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Lethbridge Herald Newspaper Archives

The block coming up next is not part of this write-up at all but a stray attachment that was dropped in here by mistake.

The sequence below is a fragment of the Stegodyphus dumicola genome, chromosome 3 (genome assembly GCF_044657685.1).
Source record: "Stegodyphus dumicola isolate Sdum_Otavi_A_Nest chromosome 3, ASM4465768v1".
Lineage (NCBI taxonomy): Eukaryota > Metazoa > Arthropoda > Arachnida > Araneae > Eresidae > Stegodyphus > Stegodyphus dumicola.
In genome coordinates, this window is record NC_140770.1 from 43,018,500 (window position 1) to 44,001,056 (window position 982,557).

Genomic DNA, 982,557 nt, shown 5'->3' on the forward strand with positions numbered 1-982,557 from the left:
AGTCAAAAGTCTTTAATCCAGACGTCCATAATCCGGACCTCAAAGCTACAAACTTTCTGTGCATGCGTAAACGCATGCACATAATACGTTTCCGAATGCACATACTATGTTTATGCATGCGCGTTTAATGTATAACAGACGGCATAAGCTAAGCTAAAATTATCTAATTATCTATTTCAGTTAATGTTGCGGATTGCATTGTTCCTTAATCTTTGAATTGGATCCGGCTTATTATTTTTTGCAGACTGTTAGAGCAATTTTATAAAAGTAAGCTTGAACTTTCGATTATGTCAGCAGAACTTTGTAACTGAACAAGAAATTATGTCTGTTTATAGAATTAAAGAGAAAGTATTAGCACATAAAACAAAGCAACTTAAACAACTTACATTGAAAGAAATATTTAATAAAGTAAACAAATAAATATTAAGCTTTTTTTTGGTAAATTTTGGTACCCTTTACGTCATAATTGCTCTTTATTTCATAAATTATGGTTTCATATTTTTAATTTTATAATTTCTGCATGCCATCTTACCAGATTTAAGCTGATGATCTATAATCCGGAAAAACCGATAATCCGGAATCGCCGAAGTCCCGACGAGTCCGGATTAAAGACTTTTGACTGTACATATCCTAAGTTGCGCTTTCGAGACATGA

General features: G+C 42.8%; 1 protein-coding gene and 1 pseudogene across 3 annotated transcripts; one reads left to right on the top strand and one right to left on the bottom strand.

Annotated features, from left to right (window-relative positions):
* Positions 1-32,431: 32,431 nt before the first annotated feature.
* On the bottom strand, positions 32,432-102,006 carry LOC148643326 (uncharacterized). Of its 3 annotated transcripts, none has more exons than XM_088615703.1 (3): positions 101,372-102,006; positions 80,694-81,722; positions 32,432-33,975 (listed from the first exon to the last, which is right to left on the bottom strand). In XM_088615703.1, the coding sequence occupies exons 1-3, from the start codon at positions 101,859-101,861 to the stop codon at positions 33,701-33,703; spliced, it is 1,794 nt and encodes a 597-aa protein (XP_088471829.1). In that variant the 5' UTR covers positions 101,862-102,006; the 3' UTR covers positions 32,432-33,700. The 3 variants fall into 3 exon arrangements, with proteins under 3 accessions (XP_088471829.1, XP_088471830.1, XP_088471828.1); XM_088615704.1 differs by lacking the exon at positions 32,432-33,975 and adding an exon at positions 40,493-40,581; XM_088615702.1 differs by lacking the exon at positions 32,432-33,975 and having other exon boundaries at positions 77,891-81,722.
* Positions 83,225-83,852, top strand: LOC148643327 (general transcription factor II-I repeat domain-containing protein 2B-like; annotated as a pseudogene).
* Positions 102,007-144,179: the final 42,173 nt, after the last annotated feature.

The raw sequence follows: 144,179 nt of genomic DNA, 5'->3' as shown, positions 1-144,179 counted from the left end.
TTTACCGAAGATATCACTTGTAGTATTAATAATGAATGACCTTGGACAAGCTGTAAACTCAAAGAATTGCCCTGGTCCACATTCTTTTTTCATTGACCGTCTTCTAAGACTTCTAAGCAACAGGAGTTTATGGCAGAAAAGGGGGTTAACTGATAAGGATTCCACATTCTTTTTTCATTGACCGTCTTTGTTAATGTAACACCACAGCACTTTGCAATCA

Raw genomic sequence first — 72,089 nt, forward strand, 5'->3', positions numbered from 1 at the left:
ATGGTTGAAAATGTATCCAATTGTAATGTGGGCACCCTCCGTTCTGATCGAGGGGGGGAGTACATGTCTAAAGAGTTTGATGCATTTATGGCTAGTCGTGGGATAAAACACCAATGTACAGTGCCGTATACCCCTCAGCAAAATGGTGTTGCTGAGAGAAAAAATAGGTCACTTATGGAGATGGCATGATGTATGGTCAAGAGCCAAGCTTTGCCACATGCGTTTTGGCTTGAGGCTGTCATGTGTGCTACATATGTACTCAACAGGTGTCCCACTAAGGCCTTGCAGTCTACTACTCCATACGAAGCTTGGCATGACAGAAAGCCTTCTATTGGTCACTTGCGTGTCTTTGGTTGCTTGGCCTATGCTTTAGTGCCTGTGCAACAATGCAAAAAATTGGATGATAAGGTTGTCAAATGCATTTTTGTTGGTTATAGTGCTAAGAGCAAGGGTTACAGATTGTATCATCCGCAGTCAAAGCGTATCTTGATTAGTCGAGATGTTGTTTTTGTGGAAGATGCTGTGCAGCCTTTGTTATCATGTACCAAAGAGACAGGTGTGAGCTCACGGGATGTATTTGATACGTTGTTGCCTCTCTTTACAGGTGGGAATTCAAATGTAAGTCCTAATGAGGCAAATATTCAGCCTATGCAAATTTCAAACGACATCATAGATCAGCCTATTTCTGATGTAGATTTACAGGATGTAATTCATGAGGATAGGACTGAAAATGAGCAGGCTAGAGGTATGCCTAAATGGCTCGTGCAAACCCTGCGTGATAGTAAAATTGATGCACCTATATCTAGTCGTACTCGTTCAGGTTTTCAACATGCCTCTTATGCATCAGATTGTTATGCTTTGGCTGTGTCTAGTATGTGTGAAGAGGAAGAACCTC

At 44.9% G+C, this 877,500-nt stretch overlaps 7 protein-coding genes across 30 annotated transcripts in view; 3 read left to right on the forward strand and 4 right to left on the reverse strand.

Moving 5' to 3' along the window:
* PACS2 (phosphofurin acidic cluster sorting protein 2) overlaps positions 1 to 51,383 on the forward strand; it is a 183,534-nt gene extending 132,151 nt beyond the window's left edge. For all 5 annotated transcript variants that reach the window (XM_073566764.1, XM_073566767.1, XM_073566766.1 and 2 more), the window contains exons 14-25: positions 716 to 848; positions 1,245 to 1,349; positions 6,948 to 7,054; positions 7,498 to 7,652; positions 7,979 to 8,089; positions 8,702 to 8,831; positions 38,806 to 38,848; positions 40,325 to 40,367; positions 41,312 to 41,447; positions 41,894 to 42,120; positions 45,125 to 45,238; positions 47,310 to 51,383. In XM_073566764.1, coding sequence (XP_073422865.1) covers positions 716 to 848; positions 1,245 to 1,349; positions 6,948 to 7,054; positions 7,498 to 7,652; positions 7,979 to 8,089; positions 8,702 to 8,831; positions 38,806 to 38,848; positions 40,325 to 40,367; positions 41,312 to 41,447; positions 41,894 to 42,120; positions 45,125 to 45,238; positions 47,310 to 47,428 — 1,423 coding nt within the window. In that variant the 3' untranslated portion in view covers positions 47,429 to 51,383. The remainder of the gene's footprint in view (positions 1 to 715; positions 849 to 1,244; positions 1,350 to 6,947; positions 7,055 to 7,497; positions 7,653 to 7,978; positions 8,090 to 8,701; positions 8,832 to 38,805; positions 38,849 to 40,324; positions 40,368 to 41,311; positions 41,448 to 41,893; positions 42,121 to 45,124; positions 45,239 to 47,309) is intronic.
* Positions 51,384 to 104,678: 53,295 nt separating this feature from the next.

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Lethbridge Herald, The (Newspaper) - July 19, 1974, Lethbridge, Alberta Casino cheaters have it tough By JIM GRANT Herald Staff Writer It is not unusual to hear card dealers in gambling joints be- ing referred to as shifty card sharks who are quick of hand and capable of marking a deck to improve their odds. How then can the small soft- spoken Ed Wong advocate honesty in gambling and still become a success in a business where it isn't im- moral to take shirt off a guys According to the casino boss on the Whoop-Up Days fair its easier for a card dealer to be honest than dis- honest. If the dealer is a explains Mr. it is the house that is usually the victim of the cheating and not the public who are playing on ihe other side of the table. he have pit bosses more experienced staff who stand behind the dealers at the blackjack tables who are charged with the responsibility of preventing by dealer or player. Dealers have nothing to gain by cheating the player because they are paid an hour- ly wage rather than a percen- tage of their tables claims Mr. who is also paid a flat-rate salary by the Lethbridge Exhibition Association Dealers are paid between and 00 an hour while pit bosses on an hourly rate that varies from 34 to All the income gained from the 30 blackjack tables and the six crown and anchor less salaries and operation ex- remains in the coffers of the exhibition association. It may not be profitable for a blackjack dealer to cheat the public but it can be profitable for the public to cheat the especially if the dealer has an accomplice playing the game. There are a variety of methods by which a dealer can team up with a player to beat the house but the most common cheating practice is for the dealer to use hand signals to tip off a player or to mark the deck. During the past four years Mr. Wong says he has been gradually the dealers he couldn't trust and now has in his hand- picked crew. Mr. operator of a Calgary ticket agency for 11 months a is hired by the exhibition association to manage the casino and hire the staff This year he hired 70 dealers and pit bosses from Saskatoon and most of whom are school teachers or university and college students. He has found it better to br- ing his staff in from another location than hire and train people who reside in the area of the fair because there is less chance of dealers helping friends win if all or most of the players are strangers. players don't need to have an accomplice dealing to beat the house il- legally. There are many who try it on their own Pressing bets old trick of adding chips to a sure hand when the dealer isn't is the most frequent cheating method used by players in Mr. Wong says. Sometimes a player will study a dealers habits for a while to determine the most opportune to press bets. Others will operate with a buddy system where one of the players attracts the atten- tion of the dealer so his partner can press a bet without being seen. Old retired people and some young people must be over 18 years press bets Local man wins grant One Lethbridge resident is among- 90 university students across the country who will receive medical research council studentships. Quentin J. Pittman will receive a grant from the council for further studies. Mr. attending the University of is among 90 men and women working toward an M.Sc. or Ph. D. degree in the health more often than other age claims Mr. who has been observing people betting in casinos for six years now. The best method of eliminating cheating is for the dealers to bluntly lei the player know they are aware of what has been taking place. That usually stops the but if it the player is asked to leave the casino and isn't allowed to play again Every so often a player will and win to in an evening drop as playing the game fair and square. Mr. Wong in the long run the house is going to win The odds are in favor of the dealer so that over about a month of every that is placed on a table should re- main with the dealer. Over 30 days of the house should show substantial gains 20 out of the 30 he main- tains. Since most fairs are only of a week to 10 days casinos cannot afford to have losing days. In places like Las Vegas where casinos operate throughout the can afford losing days because they know over the long run they'll win more than they Mr. Wong points out. An alert dealer is the key to the house winning more than it loses. That is why Mr. Wong has his dealers take 15 minutes of rest after every hours work and if a dealer doesn't appear to be he or she is replaced immediately. Dealers work between eight and 10 hours a day. Mr. Wong claims an ex- perienced player would likely win more lose in long than a novice player. But he believe in hot and cold. When you're hot you're hot I'm I never get tired9 dealer Suki Gar son 'I like but I don't like to lose' A smile. A flick of the eyelash. Maybe even a pleasant comment. The tall 21-year-old blonde from Saskatoon beams with personality and is downright friendly because like but inside she is all business when on the job. don't like to says Suki a University of Saskatoon student who is deal- ing cards at the casino on the Whoop-Up Days fait grounds to help offset the cost of her education. She finds it a challenge to win against the one to five players sitting across from her at the blackjack table who have every intention of taking as much money from her as lady luck will permit. Dealing cards eight to 10 hours a day can be but I am I never get she says of the job she became attached to for financial reasons three summers ago on the advice of a friend. She makes between and for deal- ing at three fairs during the summer days Women can be every bit as good a card dealer as maybe even she suggested with a wink. If she male card sharks avoid women dealers because they think it is 'harder to fool us.' There is the odd guy who will try to interfer with a female dealer's concentration on the game by but soon learn how to handle she suggests. She has also had to handle her share of cheaters and has usually done so by assuming they don't know how to play blackjack and then explaining what they did wrong instead of accusing them of cheating. But 99 per cent of customers are real- ly she quickly pointed out When she begins dealing each summer for the first Ms. Garson says she is little for about 15 minutes because of a sudden you're not playing cards for fun you're playing for And that is tough for a young woman who doesn't like gambling her own money. She has no intention of making a career of dealing cards and is studying to become a social worker. think working in a casino will help me with my she said with a smile as she headed back to the blackjack tables where people from all walks of life were calmh playing their money against stacked odds. The Lethbridge Herald SECOND SECTION July 1974 Pages 13-24 Guide to Whoop-Up special attractions FRIDAY 2 Puppets in Independent Midway the magic clown in Pavilion in the Independent Midway. 4 Puppets in Pavilion 6 Puppets in Independent Midway. the magic clown in Pavilion 7 Whoop-Up Pavilion. Puppets on grassed area Whoop-Up Pavilion. Can dancers in Pavilion 8 potters' day. 8 Production. Whoop-Up Pavilion. 8 in Independent Midway Whoop-Up Pavilion Puppets. Independent Midway. 9 Can dancers in Pavilion. the magic clown in Pavilion SATURDAY 12 Puppets in Pavilion. 12 Village potters' day. the magic clown in Independent Midway. 2 Village sculpture demonstration. 2 carving 2 Puppets in Independent Midway the magic clown in Pavilion in Whoop-Up Pavilion in Whoop-Up Pavilion. in the Independent Midway 4 Puppets in Pavilion in Whoop-Up Pavilion. in Whoop-Up Pavilion 6 Puppets in Independent Midway the magic clown m Pavilion 7 Whoop-Up Pavilion. Puppets on grassed area Whoop-Up Pavilion Can dancers in Pavilion 8 Whoop-Up Pavilion. 8 in Independent Midway. Whoop-Up Pavilion. Independent Midway the magic clown in Pavilion Impounding cars thankless task Night magic Lights at the Whoop-Up midway made a study for the camera. RICK ERVIN photo City police and a Lethbridge towing operation are doing their best to placate motorists unhappy after their illegally- parked cars are impounded from Exhibition Grounds. The remember-whens are flying at Ag Square By RIC SWIHART Herald Staff Writer Memories of the past and plans for the future highlight Antique Ag Square at Whoop- Up Days In the case of the young farming gleaming new farm equipment catches their eyes and their fancy while in another section of the oldtimers tour antique equipment and then sit back and reminisce about the good old days. Machinery from nine local implement dealers lines the entrance to Antique Ag Square. The most eye-appealing unit is a huge four-wheel drive tractor equipped with air heating and radio that sells for Other when interested parties are brought to life and the roar of motors and whirl of cutter bars and reels penetrates the drone of the midway. In the machines dating prior to are scattered throughout the square. And they are all in working order. And periodically throughout the owners stoke up the creaking hulks and then the talk really starts. Tony chairman of the com- mittee in said there been good in- terest in the especially during the evenings. He said the main display for the a giant steam couldn't be brought to' Lethbridge because of heavy rains in the Calgary region. The machine couldn't be brought to the main highway. Two old hooked to two threshing machines by long sit in the centre of the square and create the most interest when running. Three old two Rumley models n sit almost in readiness to take over the threshing machines should one of the older models give in. A stationary hooked to a grain will be in operation throughout the fair. A couple of grain wagons and other horse drawn units remind oldtimers of the take over of the horse by the tractor. And not all of them feel it was the best thing to happen to agriculture. One fellow at least could make money in the old days Now all a farmer is doing is working for the machinery With equipment displayed from Bow Barons and there is something for everybody. And that is the idea of the said Mr. Virginello. In the armchair section of the Frank Bates told The Herald he not only has seen the majority of the displayed machinery in put them into A retired farmer now living in Mr. Bates holds particular interest in a 1928 International two-ton truck. was owned by the man I worked he said. And that man eventually became my father-in-law. Remembering the time he started as a farm Mr. 'Bates said he worked on a five-section farm that was operated with mules. His main chore during harvest was to haul the grain from the threshing machine to the bins. From there it was taken to town. The which now starts better than it did when in use to take the grain to draws lots of questions from the said Mr. Bates. One fellow even wanted to bet it Another fellow asked how the load of grain was dumped. was looking for the grain said Mr. Bates asked him if he had ever heard of a scoop shovel and that solved his Another retired farmer from the Vulcan now living in said his father had tractors like the ones in the dis- play. He was waiting until some of the units were started so he could see them running Refusing to identify himself because he wasn't old enough to talk about the he finally got his wish to see and hear the tractors seem to recall l UrtffartH John Van't owner of Bridge Central said police are not ticketing illegally-parked vehicles and his drivers are not charging the usual after-hours release fee He said most of the dozen cars' impounded by Wednes- day night were parked on roadway near Henderson Lake southwest of the 7th Avenue S. main gate Although motorists are and tend to blame tow truck it's the police who decide to he said youth ''uses'' house while owner awav A 15-year-old juvenile will appear in juvenile court after admitting to Lethbridge police he broke into a city ate some stole some pennies and a car The juvenile told police on July 8 he broke into the home of Ken 648 20th St. who was on. holidays. He drank some wine and left but unlocked the milk shute so he could get in later. He returned in the early hours of July 9. He was hungry so he had some toast. He found some car broke into the garage and stole a 1972 Toyota. He drove the car for the rest of the day and put about 300 miles onMt. The juvenile also admitted stealing some special coins ;